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Overwintering Banana Trees, Compost

Over-wintering banana trees here in Canada’s la-la land; males pissing outdoors stimulates compost-making; and more on Genetically Modified food!
by Art Drysdale
by Art Drysdale


Art Drysdale, a life-long resident of Toronto and a horticulturist well known all across Canada, is now a resident of Parksville, British Columbia on Vancouver Island, just north of Nanaimo. He has reno-vated an old home and has a new garden there. His radio gardening vignettes are heard in south-western Ontario over radio station Easy 101 FM out of Tillsonburg at 2 PM weekdays.

Art also has his own website at

November 15, 2009


Above, Banana tree winter protection as practiced at Portland, Oregon’s Chinese Garden; my friend’s banana trees wrapped in burlap and a plastic tarpaulin; and the new commercial banana tree wrapper which I think might need some additional drawing board work! Author photos. Below, Britain’s Wimpole Hall staff doing what nature intended.
Photo by National Trust.

This week I’ll start off with a question that certainly won’t be applicable to most gardeners in the country--in fact only those with simply the most hospitable climates available in Canada. That would be here on Vancouver Island, and some small areas of the lower mainland B.C.

A friend noted that a local garden centre here in Parksville was selling “Banana blankets” specifically for the wrap-ping of the trunks of banana (usually Musa) trees. There is a question as to whether these trees actually need protection in our climate, but many people, quite wisely, prefer to be safe from damage rather than lose their exotic tree. My friend last year wrapped her banana tree’s trunk with burlap and then some plastic, and all was fine when this spring rolled around. And, keep in mind, last winter was a bad one here, with many common plants (Ceanothus, Escallonia, etc.) ordinarily going through our winters untouched, actually being killed to the ground at least.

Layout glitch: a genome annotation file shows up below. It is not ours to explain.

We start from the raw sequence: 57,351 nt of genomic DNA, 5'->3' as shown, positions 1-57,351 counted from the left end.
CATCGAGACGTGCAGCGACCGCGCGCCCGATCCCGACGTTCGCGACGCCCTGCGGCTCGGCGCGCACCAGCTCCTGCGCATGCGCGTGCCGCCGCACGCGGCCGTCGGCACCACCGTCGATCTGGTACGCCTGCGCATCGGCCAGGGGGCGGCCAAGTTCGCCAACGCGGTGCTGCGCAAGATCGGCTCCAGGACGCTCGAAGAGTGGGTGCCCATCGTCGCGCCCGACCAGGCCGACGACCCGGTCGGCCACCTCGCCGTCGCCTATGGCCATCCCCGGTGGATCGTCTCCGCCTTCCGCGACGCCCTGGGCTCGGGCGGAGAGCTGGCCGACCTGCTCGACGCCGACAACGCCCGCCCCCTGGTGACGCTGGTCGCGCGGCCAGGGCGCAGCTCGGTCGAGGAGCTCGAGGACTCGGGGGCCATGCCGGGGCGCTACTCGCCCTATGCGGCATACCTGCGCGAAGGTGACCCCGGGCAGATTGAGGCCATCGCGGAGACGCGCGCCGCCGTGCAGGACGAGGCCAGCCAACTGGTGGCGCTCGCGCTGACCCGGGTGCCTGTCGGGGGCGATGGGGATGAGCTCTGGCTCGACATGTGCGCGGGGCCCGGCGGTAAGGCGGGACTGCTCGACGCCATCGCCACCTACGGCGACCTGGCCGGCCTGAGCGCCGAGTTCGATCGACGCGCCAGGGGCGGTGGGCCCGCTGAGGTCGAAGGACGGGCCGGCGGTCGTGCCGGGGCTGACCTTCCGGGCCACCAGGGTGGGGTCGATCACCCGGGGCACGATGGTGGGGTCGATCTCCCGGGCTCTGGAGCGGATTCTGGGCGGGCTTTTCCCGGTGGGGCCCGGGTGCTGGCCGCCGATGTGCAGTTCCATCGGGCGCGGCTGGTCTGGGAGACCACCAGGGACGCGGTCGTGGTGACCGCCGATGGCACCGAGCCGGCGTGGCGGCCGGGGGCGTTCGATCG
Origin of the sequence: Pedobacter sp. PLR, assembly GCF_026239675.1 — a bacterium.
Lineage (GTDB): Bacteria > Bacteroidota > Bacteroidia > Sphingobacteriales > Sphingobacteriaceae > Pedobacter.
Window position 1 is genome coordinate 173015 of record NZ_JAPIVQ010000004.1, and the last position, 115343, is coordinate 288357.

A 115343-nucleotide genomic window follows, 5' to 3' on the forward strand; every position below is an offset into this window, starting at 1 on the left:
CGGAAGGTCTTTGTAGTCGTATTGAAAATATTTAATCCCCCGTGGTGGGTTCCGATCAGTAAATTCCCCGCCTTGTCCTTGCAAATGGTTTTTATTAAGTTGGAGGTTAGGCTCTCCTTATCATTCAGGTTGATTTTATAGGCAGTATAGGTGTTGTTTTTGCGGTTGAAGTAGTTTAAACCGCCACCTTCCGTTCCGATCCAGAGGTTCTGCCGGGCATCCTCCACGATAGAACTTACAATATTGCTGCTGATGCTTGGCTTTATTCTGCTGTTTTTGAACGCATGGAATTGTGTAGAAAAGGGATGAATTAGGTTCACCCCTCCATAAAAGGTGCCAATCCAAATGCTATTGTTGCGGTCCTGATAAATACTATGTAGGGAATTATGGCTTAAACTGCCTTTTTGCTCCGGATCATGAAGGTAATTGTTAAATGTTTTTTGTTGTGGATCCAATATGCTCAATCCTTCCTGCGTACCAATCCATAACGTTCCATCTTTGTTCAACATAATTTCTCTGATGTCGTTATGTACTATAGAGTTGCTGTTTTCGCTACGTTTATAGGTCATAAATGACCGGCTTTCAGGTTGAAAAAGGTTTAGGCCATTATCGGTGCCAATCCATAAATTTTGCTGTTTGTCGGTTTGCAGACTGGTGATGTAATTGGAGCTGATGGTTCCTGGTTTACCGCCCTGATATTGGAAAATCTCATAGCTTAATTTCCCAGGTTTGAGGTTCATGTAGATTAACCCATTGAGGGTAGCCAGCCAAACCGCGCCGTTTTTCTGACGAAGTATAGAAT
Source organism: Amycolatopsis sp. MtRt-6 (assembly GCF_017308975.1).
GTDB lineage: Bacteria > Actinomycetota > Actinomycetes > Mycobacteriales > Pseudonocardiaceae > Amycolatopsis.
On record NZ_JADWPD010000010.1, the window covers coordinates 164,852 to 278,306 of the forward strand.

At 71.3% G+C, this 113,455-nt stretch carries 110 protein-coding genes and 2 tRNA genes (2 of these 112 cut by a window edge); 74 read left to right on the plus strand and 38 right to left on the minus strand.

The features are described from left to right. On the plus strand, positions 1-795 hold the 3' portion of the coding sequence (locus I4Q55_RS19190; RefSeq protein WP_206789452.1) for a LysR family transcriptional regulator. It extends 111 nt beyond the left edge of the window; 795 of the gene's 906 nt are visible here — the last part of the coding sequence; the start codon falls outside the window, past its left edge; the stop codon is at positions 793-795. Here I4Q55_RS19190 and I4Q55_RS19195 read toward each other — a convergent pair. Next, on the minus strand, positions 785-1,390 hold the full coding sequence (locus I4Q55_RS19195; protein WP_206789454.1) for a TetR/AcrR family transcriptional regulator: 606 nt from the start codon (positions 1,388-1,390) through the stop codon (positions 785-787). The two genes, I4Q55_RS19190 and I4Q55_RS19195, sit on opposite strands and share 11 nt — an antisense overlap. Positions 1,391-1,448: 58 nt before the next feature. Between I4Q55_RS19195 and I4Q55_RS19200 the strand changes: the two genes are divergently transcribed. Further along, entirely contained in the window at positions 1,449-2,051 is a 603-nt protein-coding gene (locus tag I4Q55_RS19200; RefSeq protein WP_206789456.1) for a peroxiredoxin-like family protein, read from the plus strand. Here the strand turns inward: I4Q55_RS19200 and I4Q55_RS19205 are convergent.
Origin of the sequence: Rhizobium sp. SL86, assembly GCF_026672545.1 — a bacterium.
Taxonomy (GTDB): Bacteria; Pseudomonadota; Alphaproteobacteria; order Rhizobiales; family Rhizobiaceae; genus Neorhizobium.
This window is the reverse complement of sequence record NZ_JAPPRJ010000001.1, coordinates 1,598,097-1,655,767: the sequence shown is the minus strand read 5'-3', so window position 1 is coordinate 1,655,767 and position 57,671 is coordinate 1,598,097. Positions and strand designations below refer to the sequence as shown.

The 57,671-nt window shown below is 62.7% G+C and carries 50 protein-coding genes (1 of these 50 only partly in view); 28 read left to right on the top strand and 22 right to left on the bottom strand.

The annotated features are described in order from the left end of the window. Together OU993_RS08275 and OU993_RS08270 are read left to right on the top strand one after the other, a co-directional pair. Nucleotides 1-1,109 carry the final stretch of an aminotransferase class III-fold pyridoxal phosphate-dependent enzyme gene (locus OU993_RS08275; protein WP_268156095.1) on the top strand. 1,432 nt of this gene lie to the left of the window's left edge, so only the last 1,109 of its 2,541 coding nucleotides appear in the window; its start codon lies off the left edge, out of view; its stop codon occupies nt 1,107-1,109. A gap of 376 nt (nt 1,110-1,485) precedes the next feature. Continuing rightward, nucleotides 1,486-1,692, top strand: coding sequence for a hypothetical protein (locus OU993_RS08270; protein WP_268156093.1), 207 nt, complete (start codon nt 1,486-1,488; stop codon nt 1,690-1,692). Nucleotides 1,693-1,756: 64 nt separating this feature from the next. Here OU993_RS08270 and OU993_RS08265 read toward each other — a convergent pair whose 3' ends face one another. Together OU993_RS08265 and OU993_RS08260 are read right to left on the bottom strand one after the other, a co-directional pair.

I mentioned to her that protection for a banana tree is carried out on a regular basis in climates such as Portland Oregon, which is not quite as mild as ours. In Portland they do wrap the trunks of their banana trees, and I have included a shot of such wrapping at Portland’s Chinese Garden.

The Banana Blanket recommends cutting the leaves off the tree, and then slipping the open-ended (at both ends) blanket over the trunk. My friend bought one of these at a cost of over $25 and I am thinking it may be just as easy to use several wrappings of ordinary bubble wrap, or a product such as Arbotex (from the Texel Company just south of Québec City). You may read more about it at the end of my November 9, 2003 article on this site. They also recommend covering the top of the tree with a plastic bag, but that is not done in Portland, and I suspect it likewise is not necessary here.

* * *

According to Gavin McEwan, writing in the November 12 on-line edition of HortWeek magazine, the U.K.’s National Trust “is urging gardeners to boost composting and save water by urinating outdoors.

“In the ‘composting zone’ at the Trust's Wimpole Hall property in Cambridgeshire, which demonstrates composting techniques to the public, male staff relieve themselves on a ‘pee bale’ which is then incorporated into compost heaps.